Democrats can’t stand Mitch McConnell. As Senate Majority Leader, he has been far too effective confirming judges and supporting other aspects of Trump’s agenda for the left’s liking.

To the left and media’s delight, retired Marine pilot Amy McGrath announced her candidacy to unseat McConnell in 2020. Yes, the same woman who ran unsuccessfully for the 6th Congressional district in 2018.

Paul Waldman of the Washington Post seems to be taking her very seriously:

Mitch McConnell has a real challenger

Want to know who the most unpopular politician in America is? Nope, it’s not President Trump. Not Nancy Pelosi, either. It’s Senate Majority Leader Mitch McConnell.

He’s up for reelection next year, and he has a potentially strong challenger in Amy McGrath, who announced her candidacy Monday. McGrath is an appealing candidate, but she has an uphill climb ahead of her, in ways that illuminate the polarized, partisan environment we find ourselves in.

You can watch McGrath’s excellent announcement video above. What’s interesting about it is the way she takes a familiar and often trite argument but applies it to somebody who for a change actually deserves the criticism.

Here’s the video Waldman is referring to:

It has been pointed out by more than one pundit that this video does not contain a single mention of the word “Kentucky.”

Geoffrey Skelley of FiveThirtyEight takes a more realistic view and notes that while McGrath came close in her 2018 run for Congress, she ultimately came up short:

The Democrats Have A Candidate In Kentucky. But Can She Beat Mitch McConnell?

Republican Senate Majority Leader Mitch McConnell is up for reelection in 2020, and Democrats would love nothing more than to defeat the GOP leader. And now one major Democratic candidate has stepped up to challenge him: retired Marine pilot Amy McGrath. But Democrats shouldn’t get their hopes up too high. Kentucky’s strong Republican lean makes it unlikely that McGrath or any other Democrat will defeat McConnell in 2020.

McGrath, of course, is no stranger to just how difficult it is to run as a Democrat in Kentucky. In 2018, she ran unsuccessfully for Kentucky’s 6th District where she lost to incumbent GOP Rep. Andy Barr by 3 points…

And while McGrath might be one of the best candidates Democrats can put up against McConnell, it will still be mighty difficult for her to actually win in ruby red Kentucky.

I should point out that just 24 hours before her announcement, the media decided by pure coincidence to dig into McConnell’s family history.

Corky Siemaszko reported at NBC News:

Sen. Mitch McConnell’s great-great-grandfathers owned 14 slaves, bringing reparations issue close to home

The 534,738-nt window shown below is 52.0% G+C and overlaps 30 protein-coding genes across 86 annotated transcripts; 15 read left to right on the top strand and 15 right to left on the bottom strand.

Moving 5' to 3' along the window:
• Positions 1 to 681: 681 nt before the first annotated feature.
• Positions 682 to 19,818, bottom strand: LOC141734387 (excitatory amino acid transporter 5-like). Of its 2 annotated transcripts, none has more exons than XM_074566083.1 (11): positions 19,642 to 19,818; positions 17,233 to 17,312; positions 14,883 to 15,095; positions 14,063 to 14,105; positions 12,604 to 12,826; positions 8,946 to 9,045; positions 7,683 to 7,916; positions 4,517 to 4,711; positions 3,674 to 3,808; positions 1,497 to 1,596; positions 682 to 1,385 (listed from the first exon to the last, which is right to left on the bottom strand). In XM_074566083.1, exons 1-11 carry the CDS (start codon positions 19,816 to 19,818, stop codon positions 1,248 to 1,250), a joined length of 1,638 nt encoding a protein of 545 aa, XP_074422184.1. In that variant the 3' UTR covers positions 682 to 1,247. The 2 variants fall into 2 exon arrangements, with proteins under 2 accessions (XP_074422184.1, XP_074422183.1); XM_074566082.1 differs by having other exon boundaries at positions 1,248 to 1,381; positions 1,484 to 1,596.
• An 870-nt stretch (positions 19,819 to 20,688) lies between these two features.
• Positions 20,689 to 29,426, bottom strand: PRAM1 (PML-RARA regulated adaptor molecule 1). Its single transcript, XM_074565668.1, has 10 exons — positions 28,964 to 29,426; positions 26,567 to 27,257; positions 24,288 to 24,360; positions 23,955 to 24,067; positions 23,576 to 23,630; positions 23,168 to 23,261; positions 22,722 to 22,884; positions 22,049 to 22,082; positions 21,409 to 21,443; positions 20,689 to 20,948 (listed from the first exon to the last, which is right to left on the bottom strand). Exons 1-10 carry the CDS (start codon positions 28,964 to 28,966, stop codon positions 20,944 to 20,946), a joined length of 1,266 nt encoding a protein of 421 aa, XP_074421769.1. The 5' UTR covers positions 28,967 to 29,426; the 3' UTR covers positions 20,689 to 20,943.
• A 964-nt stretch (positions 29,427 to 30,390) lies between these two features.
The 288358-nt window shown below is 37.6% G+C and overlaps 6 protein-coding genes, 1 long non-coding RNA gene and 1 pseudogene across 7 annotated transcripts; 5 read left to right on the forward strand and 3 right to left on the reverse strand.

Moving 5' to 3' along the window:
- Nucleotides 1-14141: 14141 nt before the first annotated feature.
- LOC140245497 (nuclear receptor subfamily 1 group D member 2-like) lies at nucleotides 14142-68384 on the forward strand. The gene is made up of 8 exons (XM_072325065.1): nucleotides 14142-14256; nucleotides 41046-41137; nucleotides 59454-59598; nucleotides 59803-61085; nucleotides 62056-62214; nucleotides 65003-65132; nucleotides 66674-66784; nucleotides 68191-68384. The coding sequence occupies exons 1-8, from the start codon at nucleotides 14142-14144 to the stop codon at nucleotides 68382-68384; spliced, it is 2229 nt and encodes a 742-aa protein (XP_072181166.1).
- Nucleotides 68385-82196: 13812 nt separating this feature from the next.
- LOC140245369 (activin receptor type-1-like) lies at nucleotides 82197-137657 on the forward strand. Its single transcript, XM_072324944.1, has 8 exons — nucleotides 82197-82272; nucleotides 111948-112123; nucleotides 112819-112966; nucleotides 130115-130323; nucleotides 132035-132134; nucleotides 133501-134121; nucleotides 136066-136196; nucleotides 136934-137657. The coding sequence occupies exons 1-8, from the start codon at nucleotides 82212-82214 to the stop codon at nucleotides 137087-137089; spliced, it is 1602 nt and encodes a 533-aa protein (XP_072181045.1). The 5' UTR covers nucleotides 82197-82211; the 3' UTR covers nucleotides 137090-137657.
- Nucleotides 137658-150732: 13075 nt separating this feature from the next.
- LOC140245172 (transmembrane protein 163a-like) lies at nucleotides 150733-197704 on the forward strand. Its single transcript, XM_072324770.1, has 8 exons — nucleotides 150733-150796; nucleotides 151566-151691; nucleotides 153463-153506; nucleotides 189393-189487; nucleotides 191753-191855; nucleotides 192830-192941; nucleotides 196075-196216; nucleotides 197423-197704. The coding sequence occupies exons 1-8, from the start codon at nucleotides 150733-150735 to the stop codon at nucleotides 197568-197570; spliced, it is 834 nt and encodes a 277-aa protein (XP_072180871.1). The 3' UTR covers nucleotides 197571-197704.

Senate Majority Leader Mitch McConnell, who said recently he opposes paying government reparations to the descendants of American slaves, has a family history deeply entwined in the issue: Two of his great-great-grandfathers were slave owners, U.S. census records show.

The two great-great-grandfathers, James McConnell and Richard Daley, owned a total of at least 14 slaves in Limestone County, Alabama — all but two of them female, according to the county “Slave Schedules” in the 1850 and 1860 censuses.

The details about McConnell’s ancestors, discovered by NBC News through a search of ancestry and census records, came in the wake of recent hearings on reparations before the House Judiciary Subcommittee on the Constitution, Civil Rights and Civil Liberties.

Finally, while McGrath should be commended for her military service to America, she compared Trump’s 2016 win to the attacks of September 11th.

Tal Axelrod writes at The Hill:

Trump blasts McConnell’s Democratic challenger: She ‘compared my election to September 11th’

President Trump on Tuesday evening hammered Amy McGrath, the newly-announced Democratic challenger to Senate Majority Leader Mitch McConnell (R) in Kentucky, slamming her for comparing his election to 9/11…

McGrath, who narrowly lost a House race in the Bluegrass State last year, has lamented Trump’s White House victory, saying it felt similar to the aftermath of the Sept. 11, 2001 terrorist attacks.

“And that morning I woke up like somebody had sucker punched me,” she said at a November 2017 candidate forum, according to the Courier Journal. “I felt like, ‘what has just happened to my country?’ The only feeling I can describe that’s any close to it was the feeling I had after 9/11.”

To his credit, CNN’s Jake Tapper asked her to explain this. The video below is cued to begin at the 3:26 mark, just press play:

Jerry Dunleavy of the Washington Examiner hit the mark with this analysis:

Featured image via YouTube.


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